Central Oklahoma Classic Chevy Club
General Motor's Curtice, Page 2 of 4.
What they will see is an auto that is new from rubber to roof, with the large-car look of an
Oldsmobile. Long before his predecessor at G.M., Defense Secretary Charlie Wilson, made his crack about bird dogs and kennel dogs (Time, Oct. 25), Curtice described the new Chevrolet as having "a hound-dog look" - long, low and forward-plunging. The same overall length (196 in.) as last year, the new Chevies are lower by 2.6 in. to 6.3 in. (for the station wagon), have two inches more hip and shoulder room inside. With wrap-around windshields, they have 18% more glass area and visibility; the station wagon even has wrap-around rear windows. Tubeless tires are standard equipment. Optional: power brakes that keep their power even when the engine is stalled, power steering, pushbutton windows, a two-way power seat, and an air-conditioning unit (about $150 extra) that fits under the hood, thus takes up no baggage space.
For the first time Chevy has a V-8 engine of 162 h.p. With special carburetor and exhaust (available as optional equipment), it can be stepped up to 180 h.p. Chevy's six-cylinder engine has been boosted from 115 to 136 h.p. Prices will be about the same as this year.
While Chevrolet is G.M.'s biggest news for 1955, its four other auto divisions have spent another $300 million to retool, by far the biggest new model outlay in G.M.'s history. This week Pontiac's 4,047 dealers are also showing off their 1955 entries. The new Pontiac is 2 1/2 in.
lower and as much as 3.5 in. longer than this year's. The new V-8 engine has stepped horsepower up from 127 to 180, and an optional carburetor will boost it to 200 h.p. Buick, Olds
and Cadillac, which made complete model changes last year, have only face-lifted the models to be shown in the next few weeks. But there are dozens of engineering changes. Cadillac has a 260-h.p. engine, up from 230. In its new Dynaflow transmission, Buick has new, variable-pitch blades that change their angle as the accelerator is pressed to the floor, adding a big extra kick for passing. And the Century and Roadmaster have boosted horsepower from 195 and 200 respectively to 236 h.p. In a few months Buick and Olds will both have a brand-new model: a four-door hardtop that has the sporty look of the two-door models, plus the roominess of a sedan.
Red Curtice's new models will meet some fender-crunching competition from every other automaker. Ford has spent $185 million for the first all-new Ford body since 1949. The new car is 1 in. lower than this year's, and will have wrap-around windshields. V-8 horsepower will be stepped up from 130 to around 160. Ford has also spent millions on its powerful (up to 200 h.p.) new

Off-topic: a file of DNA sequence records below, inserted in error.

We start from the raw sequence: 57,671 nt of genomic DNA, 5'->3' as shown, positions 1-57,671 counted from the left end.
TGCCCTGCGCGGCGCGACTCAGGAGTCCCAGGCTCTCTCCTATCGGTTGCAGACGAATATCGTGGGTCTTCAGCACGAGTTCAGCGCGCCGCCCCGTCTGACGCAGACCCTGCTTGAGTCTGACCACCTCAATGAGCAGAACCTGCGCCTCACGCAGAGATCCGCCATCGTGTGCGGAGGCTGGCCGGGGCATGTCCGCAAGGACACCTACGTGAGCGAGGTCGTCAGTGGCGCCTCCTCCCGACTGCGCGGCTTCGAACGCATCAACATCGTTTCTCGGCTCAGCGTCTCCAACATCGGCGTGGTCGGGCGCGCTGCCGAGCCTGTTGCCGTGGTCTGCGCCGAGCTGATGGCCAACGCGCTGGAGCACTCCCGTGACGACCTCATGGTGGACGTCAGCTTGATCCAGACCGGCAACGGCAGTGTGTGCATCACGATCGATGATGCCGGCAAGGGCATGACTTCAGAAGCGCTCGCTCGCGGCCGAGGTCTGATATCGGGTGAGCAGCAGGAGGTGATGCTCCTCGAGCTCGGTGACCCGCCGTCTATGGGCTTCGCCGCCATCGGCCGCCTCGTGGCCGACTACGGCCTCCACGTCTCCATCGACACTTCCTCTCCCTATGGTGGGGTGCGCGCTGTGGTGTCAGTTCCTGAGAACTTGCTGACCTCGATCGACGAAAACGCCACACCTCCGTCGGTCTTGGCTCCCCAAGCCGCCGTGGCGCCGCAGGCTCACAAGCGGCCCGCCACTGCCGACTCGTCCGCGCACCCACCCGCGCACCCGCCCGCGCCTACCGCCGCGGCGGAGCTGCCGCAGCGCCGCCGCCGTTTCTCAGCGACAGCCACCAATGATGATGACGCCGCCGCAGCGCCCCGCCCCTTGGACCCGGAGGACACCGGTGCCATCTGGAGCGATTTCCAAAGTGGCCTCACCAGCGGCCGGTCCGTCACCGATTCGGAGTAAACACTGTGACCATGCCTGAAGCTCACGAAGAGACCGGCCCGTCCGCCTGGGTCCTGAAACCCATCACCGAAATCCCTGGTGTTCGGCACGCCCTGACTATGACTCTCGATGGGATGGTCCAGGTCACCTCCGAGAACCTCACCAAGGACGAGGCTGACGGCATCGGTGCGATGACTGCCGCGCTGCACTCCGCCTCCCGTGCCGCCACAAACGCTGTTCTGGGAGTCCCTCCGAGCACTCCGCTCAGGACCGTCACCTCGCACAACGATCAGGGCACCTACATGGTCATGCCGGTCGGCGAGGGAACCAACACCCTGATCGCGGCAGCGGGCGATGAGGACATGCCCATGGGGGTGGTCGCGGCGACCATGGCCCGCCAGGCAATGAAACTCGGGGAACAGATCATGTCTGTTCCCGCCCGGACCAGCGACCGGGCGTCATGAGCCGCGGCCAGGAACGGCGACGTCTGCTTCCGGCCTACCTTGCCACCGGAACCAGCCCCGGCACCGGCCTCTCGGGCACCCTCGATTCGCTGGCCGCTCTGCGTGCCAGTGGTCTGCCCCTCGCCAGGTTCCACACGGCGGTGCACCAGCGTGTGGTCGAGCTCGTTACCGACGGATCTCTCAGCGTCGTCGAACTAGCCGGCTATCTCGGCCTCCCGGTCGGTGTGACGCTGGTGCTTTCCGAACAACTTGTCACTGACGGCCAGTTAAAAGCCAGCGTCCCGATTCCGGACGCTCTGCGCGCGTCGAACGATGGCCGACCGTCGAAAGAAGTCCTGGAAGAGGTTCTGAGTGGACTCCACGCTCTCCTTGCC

Mercury. Fanciest eye catcher: the Montclair, a new road-hugging car that will be close to the
lowest in the industry. Last week brothers Henry, Ben and Billy Ford gave everyone a taste of the rugged kind of competition that they intend to serve up. They showed off their Thunderbird
sports car and put a price on it of $2,695. f.o.b. Detroit, a full $500 below Chevrolet's Corvette.
To battle G.M. and Ford, Chrysler Corp. has spent $250 million (Time, Oct. 25). Studebaker-Packard has spent $120 million for new bodies and a new V-8 engine for Packard. Nash and Hudson (now American Motors) have redesigned, installed V-8s in their larger models to get a bigger share of the market than this year's 100,000 or so cars.
How many cars do the automakers hope to sell in 19557 For the last two years, the predictions of
Red Curtice have been right on the button. Says he of 1955: "Sales will be somewhat better than this year's estimated 5,300,000 cars." As for G.M., it should keep its 49.9% of the market, biggest it has ever had.
Early this year, while fears of recession swept the U.S., Optimist Curtice boldly announced a $1
billion expansion program for G.M. This week, in his third-quarter report, Red Curtice showed that his optimism was warranted. Largely because of a 30% drop in defense business, G.M.'s sales were down from $2 billion in 1953 to $1.8 billion. But profits helped by lower taxes, were up 14%, to $160 million. Earnings a share were $1.79 v. $1.57 in the third quarter of 1953, or a nine-month total of $6.58 a share v. $5.08 in 1953.
Out of an Ad.
The man who has given General Motors its record share of the auto business* looks as if he just stepped out of a Cadillac ad. His 5 ft. 9 in., 155-lb. frame is usually clad in flawless blues and greys; at 61, his once brick-red hair and pencil-line mustache are grey, but his bright blue eyes sparkle like a newly polished car, his smile is as broad as a Cadillac grille. His voice is quiet, his manner calm. But under the Curtice hood there throbs a machine with the tireless power of one of his own 260-h.p. engines.
* - While most of his time is spent with the auto divisions, Curtice also runs Frigidaire, the diesel divisions (G.M. is the biggest U.S. maker of diesel locomotives) and the rest of G.M.'s 40-odd divisions. Among them: Delco radios, motors, etc.; Allion engines; AC Spark Plug.
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